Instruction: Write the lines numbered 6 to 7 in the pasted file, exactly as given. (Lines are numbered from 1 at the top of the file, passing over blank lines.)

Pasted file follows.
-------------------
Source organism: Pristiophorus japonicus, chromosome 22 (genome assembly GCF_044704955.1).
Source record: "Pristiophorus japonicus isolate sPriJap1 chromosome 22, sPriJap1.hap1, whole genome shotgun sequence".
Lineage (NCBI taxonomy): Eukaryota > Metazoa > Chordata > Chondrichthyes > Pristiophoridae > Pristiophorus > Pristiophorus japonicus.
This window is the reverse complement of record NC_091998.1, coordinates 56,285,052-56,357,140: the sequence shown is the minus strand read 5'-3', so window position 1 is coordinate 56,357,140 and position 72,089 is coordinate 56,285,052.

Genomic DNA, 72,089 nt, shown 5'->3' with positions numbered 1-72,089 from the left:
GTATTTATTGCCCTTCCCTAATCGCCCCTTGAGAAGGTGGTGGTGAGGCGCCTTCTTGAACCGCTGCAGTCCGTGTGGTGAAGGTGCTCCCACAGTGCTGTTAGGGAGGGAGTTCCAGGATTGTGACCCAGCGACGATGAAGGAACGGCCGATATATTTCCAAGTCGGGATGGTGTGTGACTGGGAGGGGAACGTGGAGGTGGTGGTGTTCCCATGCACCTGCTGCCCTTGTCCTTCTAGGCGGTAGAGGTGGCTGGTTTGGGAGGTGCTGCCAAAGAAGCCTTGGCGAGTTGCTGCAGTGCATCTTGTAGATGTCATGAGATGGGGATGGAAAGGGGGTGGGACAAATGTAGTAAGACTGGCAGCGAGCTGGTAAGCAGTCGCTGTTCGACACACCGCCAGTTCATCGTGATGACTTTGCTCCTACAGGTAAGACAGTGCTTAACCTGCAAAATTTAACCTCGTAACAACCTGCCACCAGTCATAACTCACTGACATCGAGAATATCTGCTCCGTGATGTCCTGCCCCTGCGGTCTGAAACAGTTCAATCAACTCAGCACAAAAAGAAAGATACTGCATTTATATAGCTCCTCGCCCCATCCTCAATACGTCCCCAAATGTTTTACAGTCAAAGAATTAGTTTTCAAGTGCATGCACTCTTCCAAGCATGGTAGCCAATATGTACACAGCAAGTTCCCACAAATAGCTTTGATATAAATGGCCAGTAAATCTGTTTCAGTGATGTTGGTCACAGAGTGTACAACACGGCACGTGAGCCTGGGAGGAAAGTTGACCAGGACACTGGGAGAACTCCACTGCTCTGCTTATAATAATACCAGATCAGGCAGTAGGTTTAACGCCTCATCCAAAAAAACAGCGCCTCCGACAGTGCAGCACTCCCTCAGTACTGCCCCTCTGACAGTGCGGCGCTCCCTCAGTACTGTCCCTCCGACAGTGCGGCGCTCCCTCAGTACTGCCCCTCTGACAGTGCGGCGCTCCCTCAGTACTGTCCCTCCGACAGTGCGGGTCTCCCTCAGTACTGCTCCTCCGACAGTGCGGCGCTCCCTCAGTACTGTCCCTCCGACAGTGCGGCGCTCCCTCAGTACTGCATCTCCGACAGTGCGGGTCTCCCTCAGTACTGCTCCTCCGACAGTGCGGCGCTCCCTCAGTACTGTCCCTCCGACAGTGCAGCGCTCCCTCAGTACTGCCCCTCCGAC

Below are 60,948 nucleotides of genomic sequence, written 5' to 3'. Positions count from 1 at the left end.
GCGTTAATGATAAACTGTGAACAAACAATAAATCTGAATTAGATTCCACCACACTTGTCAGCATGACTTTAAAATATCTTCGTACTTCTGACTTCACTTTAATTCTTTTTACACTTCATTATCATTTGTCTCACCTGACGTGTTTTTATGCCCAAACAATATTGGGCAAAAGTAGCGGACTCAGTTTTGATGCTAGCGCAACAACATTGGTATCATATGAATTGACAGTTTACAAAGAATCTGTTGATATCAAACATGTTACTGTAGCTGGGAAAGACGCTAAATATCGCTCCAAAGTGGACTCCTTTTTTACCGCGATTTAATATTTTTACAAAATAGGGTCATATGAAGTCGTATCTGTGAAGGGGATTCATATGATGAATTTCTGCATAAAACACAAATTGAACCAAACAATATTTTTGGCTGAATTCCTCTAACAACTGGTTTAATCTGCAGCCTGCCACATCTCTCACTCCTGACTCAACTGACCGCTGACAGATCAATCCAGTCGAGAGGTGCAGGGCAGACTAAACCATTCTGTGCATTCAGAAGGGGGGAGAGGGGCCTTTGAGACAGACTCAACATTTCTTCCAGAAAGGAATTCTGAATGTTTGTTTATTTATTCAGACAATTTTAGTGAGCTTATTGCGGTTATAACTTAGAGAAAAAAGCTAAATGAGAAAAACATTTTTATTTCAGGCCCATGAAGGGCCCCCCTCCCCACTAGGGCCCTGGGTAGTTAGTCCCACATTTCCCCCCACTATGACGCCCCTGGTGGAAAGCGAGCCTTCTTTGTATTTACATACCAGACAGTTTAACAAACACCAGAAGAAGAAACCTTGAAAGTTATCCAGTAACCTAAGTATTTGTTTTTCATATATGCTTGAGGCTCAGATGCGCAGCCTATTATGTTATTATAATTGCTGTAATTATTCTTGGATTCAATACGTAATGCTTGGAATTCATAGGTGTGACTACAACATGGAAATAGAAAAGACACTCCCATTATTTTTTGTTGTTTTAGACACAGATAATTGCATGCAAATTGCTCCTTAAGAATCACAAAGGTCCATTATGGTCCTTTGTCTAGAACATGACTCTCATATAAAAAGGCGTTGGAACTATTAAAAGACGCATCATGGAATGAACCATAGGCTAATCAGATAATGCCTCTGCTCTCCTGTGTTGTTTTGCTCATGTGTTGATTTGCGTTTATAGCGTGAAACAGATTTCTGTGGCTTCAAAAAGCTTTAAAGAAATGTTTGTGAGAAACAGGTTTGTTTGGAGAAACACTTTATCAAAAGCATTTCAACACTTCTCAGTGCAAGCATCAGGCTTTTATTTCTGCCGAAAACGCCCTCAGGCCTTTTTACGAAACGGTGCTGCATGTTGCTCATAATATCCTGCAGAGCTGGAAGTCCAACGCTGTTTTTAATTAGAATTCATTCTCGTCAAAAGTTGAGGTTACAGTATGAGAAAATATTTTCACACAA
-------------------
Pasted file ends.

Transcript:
GTATTTATTGCCCTTCCCTAATCGCCCCTTGAGAAGGTGGTGGTGAGGCGCCTTCTTGAACCGCTGCAGTCCGTGTGGTGAAGGTGCTCCCACAGTGCTGTTAGGGAGGGAGTTCCAGGATTGTGACCCAGCGACGATGAAGGAACGGCCGATATATTTCCAAGTCGGGATGGTGTGTGACTGGGAGGGGAACGTGGAGGTGGTGGTGTTCCCATGCACCTGCTGCCCTTGTCCTTCTAGGCGGTAGAGGTGGCTGGTTTGGGAGGTGCTGCCAAAGAAGCCTTGGCGAGTTGCTGCAGTGCATCTTGTAGATGTCATGAGATGGGGATGGAAAGGGGGTGGGACAAATGTAGTAAGACTGGCAGCGAGCTGGTAAGCAGTCGCTGTTCGACACACCGCCAGTTCATCGTGATGACTTTGCTCCTACAGGTAAGACAGTGCTTAACCTGCAAAATTTAACCTCGTAACAACCTGCCACCAGTCATAACTCACTGACATCGAGAATATCTGCTCCGTGATGTCCTGCCCCTGCGGTCTGAAACAGTTCAATCAACTCAGCACAAAAAGAAAGATACTGCATTTATATAGCTCCTCGCCCCATCCTCAATACGTCCCCAAATGTTTTACAGTCAAAGAATTAGTTTTCAAGTGCATGCACTCTTCCAAGCATGGTAGCCAATATGTACACAGCAAGTTCCCACAAATAGCTTTGATATAAATGGCCAGTAAATCTGTTTCAGTGATGTTGGTCACAGAGTGTACAACACGGCACGTGAGCCTGGGAGGAAAGTTGACCAGGACACTGGGAGAACTCCACTGCTCTGCTTATAATAATACCAGATCAGGCAGTAGGTTTAACGCCTCATCCAAAAAAACAGCGCCTCCGACAGTGCAGCACTCCCTCAGTACTGCCCCTCTGACAGTGCGGCGCTCCCTCAGTACTGTCCCTCCGACAGTGCGGCGCTCCCTCAGTACTGCCCCTCTGACAGTGCGGCGCTCCCTCAGTACTGTCCCTCCGACAGTGCGGGTCTCCCTCAGTACTGCTCCTCCGACAGTGCGGCGCTCCCTCAGTACTGTCCCTCCGACAGTGCGGCGCTCCCTCAGTACTGCATCTCCGACAGTGCGGGTCTCCCTCAGTACTGCTCCTCCGACAGTGCGGCGCTCCCTCAGTACTGTCCCTCCGACAGTGCAGCGCTCCCTCAGTACTGCCCCTCCGAC

Below are 60,948 nucleotides of genomic sequence, written 5' to 3'. Positions count from 1 at the left end.